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Combs v. Enerfab

Supreme Court of West Virginia

June 8, 2017

RONNIE COMBS, Claimant Below, Petitioner
v.
ENERFAB, Employer Below, Respondent

         BOR Appeal No. 2051109 (Claim No. 2014022721)

          MEMORANDUM DECISION

         Petitioner Ronnie Combs, by John H. Skaggs, his attorney, appeals the decision of the West Virginia Workers' Compensation Board of Review. Enerfab, by Maureen Kowalski, its attorney, filed a timely response.

         This issue on appeal is whether Mr. Combs is entitled to medical treatment. On July 1, 2015, the claims administrator denied a request for medical treatment with Challie Minton, M.D., or any other medical provider. The Office of Judges affirmed the decision in its February 9, 2016, Order. The Order was affirmed by the Board of Review on June 3, 2016. The Court has carefully reviewed the records, written arguments, and appendices contained in the briefs, and the case is mature for consideration.

         This Court has considered the parties' briefs and the record on appeal. The facts and legal arguments are adequately presented, and the decisional process would not be significantly aided by oral argument. Upon consideration of the standard of review, the briefs, and the record presented, the Court finds no substantial question of law and no prejudicial error. For these reasons, a memorandum decision is appropriate under Rule 21 of the Rules of Appellate Procedure.

         Mr. Combs, an electrician, was injured on December 19, 2013, when he was on a ladder cutting cables off of a pole and fell to the ground after cutting the last cable. The claims administrator denied compensability of the claim on April 9, 2014. The Office of Judges reversed the claims administrator's decision on March 11, 2015, and held the claim compensable for injuries to the left elbow, left shoulder, and low back.[1] After entering decisions holding the claim compensable and closing the claim for permanent partial disability benefits on March 25, 2015, the claims administrator entered a decision on July 1, 2015, denying authorization for treatment with Dr. Minton, or any other doctors. This is the decision at issue in the instant appeal.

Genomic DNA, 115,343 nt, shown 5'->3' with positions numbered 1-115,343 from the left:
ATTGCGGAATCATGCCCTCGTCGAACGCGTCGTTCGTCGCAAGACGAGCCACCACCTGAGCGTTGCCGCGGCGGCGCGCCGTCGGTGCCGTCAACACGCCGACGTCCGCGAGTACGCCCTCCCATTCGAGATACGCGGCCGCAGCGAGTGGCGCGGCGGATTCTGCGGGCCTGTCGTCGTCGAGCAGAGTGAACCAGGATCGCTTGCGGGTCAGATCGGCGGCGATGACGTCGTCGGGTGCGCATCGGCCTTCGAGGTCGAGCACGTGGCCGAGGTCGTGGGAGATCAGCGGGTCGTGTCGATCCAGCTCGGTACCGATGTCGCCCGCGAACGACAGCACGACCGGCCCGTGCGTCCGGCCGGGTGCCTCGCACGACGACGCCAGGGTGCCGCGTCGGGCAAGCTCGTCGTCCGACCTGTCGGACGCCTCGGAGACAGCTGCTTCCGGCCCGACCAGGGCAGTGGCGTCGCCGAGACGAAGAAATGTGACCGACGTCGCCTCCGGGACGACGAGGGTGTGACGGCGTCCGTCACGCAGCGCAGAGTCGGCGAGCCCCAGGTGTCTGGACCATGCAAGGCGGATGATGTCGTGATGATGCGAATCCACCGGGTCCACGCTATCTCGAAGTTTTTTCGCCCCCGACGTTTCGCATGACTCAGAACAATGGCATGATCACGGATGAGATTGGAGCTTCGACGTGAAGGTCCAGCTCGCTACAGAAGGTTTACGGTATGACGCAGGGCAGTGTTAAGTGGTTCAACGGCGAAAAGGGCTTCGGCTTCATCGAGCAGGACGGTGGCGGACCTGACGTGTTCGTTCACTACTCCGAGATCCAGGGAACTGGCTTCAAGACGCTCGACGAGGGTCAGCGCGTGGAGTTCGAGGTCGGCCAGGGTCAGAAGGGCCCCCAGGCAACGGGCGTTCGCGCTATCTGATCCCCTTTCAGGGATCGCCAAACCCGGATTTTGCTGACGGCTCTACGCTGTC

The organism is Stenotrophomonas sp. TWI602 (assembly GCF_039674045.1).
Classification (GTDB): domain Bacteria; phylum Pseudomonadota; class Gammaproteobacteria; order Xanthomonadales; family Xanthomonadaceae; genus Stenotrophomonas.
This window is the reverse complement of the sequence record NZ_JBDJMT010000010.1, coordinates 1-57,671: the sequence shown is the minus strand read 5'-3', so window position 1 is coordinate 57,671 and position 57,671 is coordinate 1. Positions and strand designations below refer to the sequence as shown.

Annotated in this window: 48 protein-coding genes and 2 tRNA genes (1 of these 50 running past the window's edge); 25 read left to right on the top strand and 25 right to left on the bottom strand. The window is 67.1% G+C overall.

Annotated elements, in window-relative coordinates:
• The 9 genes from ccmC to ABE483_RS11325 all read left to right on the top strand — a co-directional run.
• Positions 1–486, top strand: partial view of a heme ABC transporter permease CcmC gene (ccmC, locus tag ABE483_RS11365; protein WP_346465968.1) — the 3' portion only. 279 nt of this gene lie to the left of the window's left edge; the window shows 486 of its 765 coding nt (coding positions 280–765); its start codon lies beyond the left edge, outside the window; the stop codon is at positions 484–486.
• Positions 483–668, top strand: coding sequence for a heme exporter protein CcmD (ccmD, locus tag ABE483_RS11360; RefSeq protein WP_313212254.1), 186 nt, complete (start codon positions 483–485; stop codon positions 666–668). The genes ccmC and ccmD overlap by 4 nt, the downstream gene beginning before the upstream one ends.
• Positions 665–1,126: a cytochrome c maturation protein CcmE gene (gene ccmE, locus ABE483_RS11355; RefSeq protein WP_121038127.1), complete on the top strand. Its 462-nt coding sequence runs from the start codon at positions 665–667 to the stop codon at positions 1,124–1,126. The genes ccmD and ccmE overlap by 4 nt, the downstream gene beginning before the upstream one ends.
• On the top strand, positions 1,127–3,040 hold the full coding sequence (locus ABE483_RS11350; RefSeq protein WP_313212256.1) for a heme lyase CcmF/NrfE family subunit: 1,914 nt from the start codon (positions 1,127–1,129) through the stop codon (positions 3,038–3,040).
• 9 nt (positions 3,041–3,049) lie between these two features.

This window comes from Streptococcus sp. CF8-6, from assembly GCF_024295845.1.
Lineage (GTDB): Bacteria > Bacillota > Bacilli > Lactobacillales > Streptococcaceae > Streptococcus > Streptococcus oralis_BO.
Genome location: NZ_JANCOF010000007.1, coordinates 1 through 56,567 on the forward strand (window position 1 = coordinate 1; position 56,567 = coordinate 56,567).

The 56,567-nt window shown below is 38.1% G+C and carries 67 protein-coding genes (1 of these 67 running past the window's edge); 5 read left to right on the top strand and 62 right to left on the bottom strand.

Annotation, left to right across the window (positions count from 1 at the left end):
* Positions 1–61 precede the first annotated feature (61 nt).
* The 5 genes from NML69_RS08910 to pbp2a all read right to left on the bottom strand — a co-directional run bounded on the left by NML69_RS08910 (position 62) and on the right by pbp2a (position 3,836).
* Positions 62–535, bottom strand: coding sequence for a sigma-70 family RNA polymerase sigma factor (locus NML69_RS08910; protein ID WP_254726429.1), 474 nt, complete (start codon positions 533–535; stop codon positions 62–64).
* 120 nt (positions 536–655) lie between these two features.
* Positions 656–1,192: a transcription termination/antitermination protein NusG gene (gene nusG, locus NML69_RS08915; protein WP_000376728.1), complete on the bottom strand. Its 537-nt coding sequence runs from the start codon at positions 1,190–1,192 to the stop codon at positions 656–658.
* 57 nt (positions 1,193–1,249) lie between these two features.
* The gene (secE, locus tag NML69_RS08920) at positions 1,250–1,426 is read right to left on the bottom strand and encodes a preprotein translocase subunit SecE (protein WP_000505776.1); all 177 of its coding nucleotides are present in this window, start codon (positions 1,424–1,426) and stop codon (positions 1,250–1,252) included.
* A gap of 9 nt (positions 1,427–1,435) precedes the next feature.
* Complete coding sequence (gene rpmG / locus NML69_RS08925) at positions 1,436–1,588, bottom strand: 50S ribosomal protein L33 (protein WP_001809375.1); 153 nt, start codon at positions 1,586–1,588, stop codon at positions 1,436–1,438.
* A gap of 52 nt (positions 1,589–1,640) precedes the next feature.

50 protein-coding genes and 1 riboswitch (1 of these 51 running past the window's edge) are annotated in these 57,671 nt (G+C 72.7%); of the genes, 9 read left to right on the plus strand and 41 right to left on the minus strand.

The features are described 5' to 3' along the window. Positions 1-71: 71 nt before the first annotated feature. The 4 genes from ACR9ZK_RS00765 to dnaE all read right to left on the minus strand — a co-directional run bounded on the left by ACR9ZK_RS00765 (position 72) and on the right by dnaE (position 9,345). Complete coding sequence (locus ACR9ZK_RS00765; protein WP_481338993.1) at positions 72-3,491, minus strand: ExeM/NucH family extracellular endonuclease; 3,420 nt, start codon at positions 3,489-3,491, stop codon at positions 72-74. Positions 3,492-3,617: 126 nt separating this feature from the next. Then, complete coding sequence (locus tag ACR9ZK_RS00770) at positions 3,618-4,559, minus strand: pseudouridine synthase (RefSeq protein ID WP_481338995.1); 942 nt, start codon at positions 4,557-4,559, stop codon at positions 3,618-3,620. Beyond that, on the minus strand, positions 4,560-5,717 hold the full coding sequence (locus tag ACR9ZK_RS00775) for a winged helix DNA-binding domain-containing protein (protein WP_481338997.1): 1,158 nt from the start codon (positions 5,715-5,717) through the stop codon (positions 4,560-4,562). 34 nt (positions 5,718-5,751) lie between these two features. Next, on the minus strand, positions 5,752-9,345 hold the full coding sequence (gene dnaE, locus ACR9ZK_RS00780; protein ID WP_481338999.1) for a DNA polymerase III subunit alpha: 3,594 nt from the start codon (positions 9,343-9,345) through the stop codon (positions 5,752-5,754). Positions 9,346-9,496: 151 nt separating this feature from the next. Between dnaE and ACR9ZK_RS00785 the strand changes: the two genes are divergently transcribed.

Mr. Combs treated with Dr. Minton for the first time on April 23, 2015. Mr. Combs complained of intermittent bilateral tinnitus and chronic neck pain due to a fall at work in December of 2013. Mr. Combs came to Dr. Minton seeking a referral to an orthopedist for a workers compensation claim for his neck. Dr. Minton noted Mr. Combs had full range of motion, was moving his neck without difficulty, and appeared to be in no pain. Dr. Minton diagnosed neck pain, referred Mr. Combs to an orthopedist, and provided him a handout on arthritis.